SCHOTT v. HUDSON,
Annotate this Case
109 U.S. 477 (1883)
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U.S. Supreme Court
SCHOTT v. HUDSON, 109 U.S. 477 (1883)
109 U.S. 477
HUDSON, Assignee, etc.
December 10, 1883
Don M. Dickinson, for appellant.
H. C. Wisner and W. F. Cogswell, for appellees.
The facts in this case differ from those in Leroux v. Hudson, herewith decided, [ante, 309,] as set forth in the opinion in that case, only in the following immaterial respects: The goods seized were in the hands of Max Schott, in his store at East Saginaw, Saginaw county, Michigan, and had been transferred to him by the debtors. The marshal, Matthews, assisted by John E. Wells, a deputy, seized them on March 29, 1878. Max Schott, on the sixth of April, commenced an action of trespass in the circuit court for Saginaw county, Michigan, against Matthews and Wells, to recover $25,000 damages for the acts of the de-
fendants in breaking and entering the store at East Saginaw, and taking therefrom and carrying away goods of the plaintiffs of the value of $20, 000, and converting the same to their own use, and preventing the plaintiffs from carrying on their lawful business in the store. After the defendants in the trespass suit had appeared therein by attorney and demanded a trial, and given the like notice of defense as was given in the suit for trespass brought by J. Leroux & Co., nothing further was done in the suit. In October, 1878, Hudson, (the assignee,) Matthews, (the marshal ,) and Wells filed a bill in equity in the circuit court of the United States for the eastern disirict of Michigan against Max Schott, making the like allegations, mutatis mutandis, as to the goods taken from Max Schott, as were made in the bill filed by J. Leroux & Co. in regard to the goods taken from them, and containing a like prayer for relief and for an injunction. Like proceedings took place, except that a demurrer was embodied in the answer instead of being filed separately. The answer was of a like character, the proofs and protest were identical, and a like decree was entered, from which the defendant appealed.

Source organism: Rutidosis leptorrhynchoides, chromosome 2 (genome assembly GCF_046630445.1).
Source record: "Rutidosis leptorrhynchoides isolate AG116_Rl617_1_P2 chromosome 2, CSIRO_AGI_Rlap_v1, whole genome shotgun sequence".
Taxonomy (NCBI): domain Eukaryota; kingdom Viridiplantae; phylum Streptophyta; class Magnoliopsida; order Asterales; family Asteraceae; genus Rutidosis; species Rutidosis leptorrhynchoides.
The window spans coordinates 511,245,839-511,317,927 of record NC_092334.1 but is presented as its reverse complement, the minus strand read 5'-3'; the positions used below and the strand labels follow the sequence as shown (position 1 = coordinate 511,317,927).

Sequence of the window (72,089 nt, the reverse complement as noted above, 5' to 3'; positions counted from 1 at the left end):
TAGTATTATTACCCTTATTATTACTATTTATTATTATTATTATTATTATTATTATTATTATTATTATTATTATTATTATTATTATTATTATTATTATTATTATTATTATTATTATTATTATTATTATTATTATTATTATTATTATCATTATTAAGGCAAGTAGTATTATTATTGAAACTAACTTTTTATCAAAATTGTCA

The decree of the circuit court is reversed, and the cause is remanded to that court, with direction to dismiss the bill.
The same questions are involved as in Leroux v. Hudson, the facts are substantially the same, and the same conclusions are reached. The decree of the circuit court is reversed, and the cause is remanded to that court, with direction to dismiss the bill.